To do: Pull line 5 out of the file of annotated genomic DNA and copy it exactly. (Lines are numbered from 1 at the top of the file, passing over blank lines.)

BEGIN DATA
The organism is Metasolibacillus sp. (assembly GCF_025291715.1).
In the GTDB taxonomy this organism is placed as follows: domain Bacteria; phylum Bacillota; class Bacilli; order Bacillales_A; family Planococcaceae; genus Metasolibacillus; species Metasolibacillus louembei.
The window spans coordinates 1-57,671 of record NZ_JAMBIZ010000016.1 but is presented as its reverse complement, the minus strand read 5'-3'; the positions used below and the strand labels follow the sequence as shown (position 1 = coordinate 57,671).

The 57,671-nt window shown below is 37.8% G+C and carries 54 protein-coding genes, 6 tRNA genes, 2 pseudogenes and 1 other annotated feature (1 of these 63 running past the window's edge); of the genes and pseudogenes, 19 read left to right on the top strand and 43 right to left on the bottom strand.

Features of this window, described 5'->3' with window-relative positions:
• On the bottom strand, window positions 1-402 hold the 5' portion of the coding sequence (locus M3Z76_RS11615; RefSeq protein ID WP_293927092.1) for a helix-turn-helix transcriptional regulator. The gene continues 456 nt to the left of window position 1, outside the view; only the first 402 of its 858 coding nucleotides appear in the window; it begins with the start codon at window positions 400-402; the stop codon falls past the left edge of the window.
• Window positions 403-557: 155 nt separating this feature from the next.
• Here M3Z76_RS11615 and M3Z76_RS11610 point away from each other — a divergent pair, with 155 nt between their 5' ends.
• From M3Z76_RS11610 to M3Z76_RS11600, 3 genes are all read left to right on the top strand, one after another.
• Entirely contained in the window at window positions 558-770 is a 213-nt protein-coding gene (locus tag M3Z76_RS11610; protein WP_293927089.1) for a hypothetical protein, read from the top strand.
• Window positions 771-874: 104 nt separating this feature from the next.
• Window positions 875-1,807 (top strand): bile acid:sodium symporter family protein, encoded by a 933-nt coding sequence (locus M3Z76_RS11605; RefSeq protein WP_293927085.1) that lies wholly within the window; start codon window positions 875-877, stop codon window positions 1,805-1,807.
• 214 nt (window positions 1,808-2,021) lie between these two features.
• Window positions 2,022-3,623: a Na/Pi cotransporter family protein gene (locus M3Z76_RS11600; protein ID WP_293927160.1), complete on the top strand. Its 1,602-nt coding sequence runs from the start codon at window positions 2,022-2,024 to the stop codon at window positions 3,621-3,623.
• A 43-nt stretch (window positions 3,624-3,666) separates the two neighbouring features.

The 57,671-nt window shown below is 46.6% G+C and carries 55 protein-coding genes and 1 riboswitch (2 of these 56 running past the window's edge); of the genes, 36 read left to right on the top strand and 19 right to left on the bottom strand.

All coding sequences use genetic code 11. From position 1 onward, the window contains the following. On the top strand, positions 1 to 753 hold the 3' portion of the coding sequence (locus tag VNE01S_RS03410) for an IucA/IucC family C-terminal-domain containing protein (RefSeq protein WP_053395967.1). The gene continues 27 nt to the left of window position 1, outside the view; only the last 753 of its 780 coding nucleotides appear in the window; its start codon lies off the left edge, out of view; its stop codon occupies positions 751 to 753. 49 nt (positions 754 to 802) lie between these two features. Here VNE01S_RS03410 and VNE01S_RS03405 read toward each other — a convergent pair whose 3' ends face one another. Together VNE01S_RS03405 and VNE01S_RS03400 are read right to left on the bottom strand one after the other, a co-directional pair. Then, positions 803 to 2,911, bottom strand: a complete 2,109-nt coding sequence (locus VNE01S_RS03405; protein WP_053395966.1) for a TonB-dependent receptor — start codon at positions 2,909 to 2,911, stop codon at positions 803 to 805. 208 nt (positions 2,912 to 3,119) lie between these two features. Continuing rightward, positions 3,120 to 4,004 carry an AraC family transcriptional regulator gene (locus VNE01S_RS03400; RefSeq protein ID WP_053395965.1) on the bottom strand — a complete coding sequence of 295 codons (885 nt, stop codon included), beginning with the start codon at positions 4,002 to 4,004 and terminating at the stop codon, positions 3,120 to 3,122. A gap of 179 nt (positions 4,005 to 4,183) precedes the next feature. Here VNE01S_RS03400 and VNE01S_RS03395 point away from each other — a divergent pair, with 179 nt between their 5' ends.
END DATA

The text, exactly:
Features of this window, described 5'->3' with window-relative positions: